Monday, January 03, 2011

Anne Francis Dies

Note: This is a true story.

It has been my custom in recent years to watch the Twilight Zone New Year's marathon on the Syfy Channel. The marathon usually airs on New Year's Eve and New Year's Day so one of my pleasures on those days is to bounce from Syfy to the bowl games.

This year, that practice produced an eerie sensation.

One of the Twilight Zone episodes that is always shown during these marathons is an episode from 1960 called "The After Hours." Personally, I've never been too fond of it, but, for some reason, when it came on this time, I watched it all the way through.

I didn't care much for the story, but I watched anyway, and I marveled at how beautiful Anne Francis was, at her steel–belted porcelain features.

She was delicate yet tough. For many boys who came along before I did, she was the personification of simmering sex appeal as the love interest in "Forbidden Planet," which she made when she was in her mid–20s.

"Forbidden Planet" was before my time, but I have a tape of it and I (inexplicably, at the time) felt compelled to watch it after the end of the Twilight Zone episode. Now, the episode came on late Saturday night. It was a little too late to start watching a movie so I got out the tape and resolved to watch the movie sometime on Sunday.

I had every intention of doing so, but I didn't. I even had the opportunity to watch the movie on Turner Classic Movies, which was scheduled to show it late yesterday afternoon.

But I was caught up in the football games.

And then, today I learned that Anne Francis died yesterday at the age of 80. I expect to watch that tape sometime in the next few days — even though I have seen it several times already.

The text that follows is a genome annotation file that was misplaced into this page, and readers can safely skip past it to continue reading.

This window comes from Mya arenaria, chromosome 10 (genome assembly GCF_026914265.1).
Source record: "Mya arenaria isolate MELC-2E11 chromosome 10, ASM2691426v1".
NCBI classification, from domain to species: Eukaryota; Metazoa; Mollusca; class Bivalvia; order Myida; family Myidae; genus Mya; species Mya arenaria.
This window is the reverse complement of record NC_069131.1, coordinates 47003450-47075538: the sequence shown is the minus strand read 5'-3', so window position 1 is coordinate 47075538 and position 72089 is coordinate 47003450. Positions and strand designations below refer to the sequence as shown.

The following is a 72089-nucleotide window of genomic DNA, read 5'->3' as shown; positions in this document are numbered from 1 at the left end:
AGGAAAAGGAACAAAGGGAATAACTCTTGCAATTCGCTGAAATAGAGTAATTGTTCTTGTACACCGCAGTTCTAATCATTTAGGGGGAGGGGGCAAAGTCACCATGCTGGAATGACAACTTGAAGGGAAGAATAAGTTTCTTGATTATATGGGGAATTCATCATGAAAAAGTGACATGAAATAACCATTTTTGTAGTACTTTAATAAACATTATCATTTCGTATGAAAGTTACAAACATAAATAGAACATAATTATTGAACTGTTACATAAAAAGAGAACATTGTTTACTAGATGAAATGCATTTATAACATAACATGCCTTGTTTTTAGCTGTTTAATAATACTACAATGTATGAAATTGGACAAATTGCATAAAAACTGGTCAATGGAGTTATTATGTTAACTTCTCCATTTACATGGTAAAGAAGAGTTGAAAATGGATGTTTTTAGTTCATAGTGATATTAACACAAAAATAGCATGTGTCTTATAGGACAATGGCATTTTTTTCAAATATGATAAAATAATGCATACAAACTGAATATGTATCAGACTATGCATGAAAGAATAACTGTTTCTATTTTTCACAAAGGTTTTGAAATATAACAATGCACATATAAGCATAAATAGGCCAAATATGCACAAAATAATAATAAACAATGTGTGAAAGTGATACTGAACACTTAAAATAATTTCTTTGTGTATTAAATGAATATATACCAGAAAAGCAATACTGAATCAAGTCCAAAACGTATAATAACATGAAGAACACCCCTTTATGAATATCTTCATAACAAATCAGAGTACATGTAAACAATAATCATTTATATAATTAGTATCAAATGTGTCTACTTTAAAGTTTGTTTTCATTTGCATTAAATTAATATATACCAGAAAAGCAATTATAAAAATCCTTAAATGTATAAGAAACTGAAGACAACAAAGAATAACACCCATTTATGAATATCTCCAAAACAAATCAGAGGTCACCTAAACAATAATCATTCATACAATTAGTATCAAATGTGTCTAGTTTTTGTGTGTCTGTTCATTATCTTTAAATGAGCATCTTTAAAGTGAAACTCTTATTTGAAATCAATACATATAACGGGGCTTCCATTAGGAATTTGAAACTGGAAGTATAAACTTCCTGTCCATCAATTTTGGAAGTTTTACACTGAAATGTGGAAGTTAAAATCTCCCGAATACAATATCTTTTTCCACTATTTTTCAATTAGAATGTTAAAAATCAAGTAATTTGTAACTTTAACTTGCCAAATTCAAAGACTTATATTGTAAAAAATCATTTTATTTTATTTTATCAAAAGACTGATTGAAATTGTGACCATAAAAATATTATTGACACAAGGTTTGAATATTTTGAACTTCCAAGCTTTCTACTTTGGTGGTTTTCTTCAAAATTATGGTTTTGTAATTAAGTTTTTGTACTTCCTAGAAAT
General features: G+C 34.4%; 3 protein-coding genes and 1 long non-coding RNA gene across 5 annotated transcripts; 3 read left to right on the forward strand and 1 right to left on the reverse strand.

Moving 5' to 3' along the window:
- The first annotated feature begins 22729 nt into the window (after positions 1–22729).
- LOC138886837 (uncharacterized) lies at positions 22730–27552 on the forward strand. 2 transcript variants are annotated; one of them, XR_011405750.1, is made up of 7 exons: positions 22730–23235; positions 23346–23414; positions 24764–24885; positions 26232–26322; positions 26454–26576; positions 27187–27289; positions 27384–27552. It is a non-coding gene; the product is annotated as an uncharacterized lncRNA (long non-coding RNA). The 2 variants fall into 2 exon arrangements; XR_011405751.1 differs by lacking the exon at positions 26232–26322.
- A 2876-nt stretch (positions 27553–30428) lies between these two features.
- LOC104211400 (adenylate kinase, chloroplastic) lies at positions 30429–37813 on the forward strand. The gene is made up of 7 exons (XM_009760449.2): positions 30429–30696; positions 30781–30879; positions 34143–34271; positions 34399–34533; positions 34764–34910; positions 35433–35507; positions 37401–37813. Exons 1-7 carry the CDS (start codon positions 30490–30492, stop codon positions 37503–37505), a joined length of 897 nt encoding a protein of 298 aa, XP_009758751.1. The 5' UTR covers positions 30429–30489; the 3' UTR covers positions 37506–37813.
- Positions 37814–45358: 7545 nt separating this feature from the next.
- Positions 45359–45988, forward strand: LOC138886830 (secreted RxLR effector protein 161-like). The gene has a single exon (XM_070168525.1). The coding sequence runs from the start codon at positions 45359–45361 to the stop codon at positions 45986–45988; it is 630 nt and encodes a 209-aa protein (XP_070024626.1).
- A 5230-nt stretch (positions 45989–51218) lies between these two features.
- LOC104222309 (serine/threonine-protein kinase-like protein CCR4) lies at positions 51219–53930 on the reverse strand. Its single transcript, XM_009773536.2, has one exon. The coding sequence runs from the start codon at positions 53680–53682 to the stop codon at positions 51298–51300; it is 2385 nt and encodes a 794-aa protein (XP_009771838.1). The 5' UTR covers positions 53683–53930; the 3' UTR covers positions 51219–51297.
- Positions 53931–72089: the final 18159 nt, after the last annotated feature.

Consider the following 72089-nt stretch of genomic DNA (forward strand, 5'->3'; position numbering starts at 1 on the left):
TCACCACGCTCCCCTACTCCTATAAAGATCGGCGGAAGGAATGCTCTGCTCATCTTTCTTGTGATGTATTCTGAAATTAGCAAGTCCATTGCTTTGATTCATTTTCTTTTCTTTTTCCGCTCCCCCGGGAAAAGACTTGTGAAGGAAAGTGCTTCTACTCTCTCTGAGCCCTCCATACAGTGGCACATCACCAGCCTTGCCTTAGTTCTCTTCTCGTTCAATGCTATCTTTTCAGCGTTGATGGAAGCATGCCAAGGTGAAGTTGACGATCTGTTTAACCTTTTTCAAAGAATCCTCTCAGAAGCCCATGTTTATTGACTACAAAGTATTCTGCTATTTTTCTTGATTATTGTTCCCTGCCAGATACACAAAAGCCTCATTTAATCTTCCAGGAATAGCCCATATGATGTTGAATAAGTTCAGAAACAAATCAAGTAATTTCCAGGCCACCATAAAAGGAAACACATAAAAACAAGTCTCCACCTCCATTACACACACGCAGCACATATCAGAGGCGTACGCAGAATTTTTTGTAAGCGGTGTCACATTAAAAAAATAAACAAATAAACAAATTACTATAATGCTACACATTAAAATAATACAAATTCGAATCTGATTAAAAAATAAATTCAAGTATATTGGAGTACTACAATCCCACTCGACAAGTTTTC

It wasn't groundbreaking in its special effects. In fact, I suspect that modern viewers would think it was rather tawdry. But it is the great demarcation point for the science fiction genre.

All science fiction films that came before, including the ones that rose above the level of "Plan 9 From Outer Space," seem to lead directly to "Forbidden Planet," and all the ones that followed seem to flow directly from it.

The Internet Movie DataBase described Francis as "[o]ne tall, cool drink of water." Hal Erickson observed, for, that, "in the days of publicity–agent pigeonholing, [she] was dubbed variously as 'The Fragile Blonde with the Mona Lisa Smile' and 'The Palomino Blonde.' "

Perhaps no one else could have been as convincing in the role of Alta. Perhaps the role required those qualities.

Most of Francis' career was spent on the small screen. She is remembered by some as Honey West (a detective who had an ocelot for a pet in an Aaron Spelling production), by others for her guest appearances on some of the most popular TV series of the 1960s, 1970s and even 1980s.

She was remarkable for reasons that went beyond her acting career. Married and divorced twice before she was 35, Francis had a daughter with her second husband, then made history as one of the first unmarried people to be granted an adoption in the state of California in 1970.

She was diagnosed with lung cancer in 2007. Pancreatic cancer has been given as the cause of her death.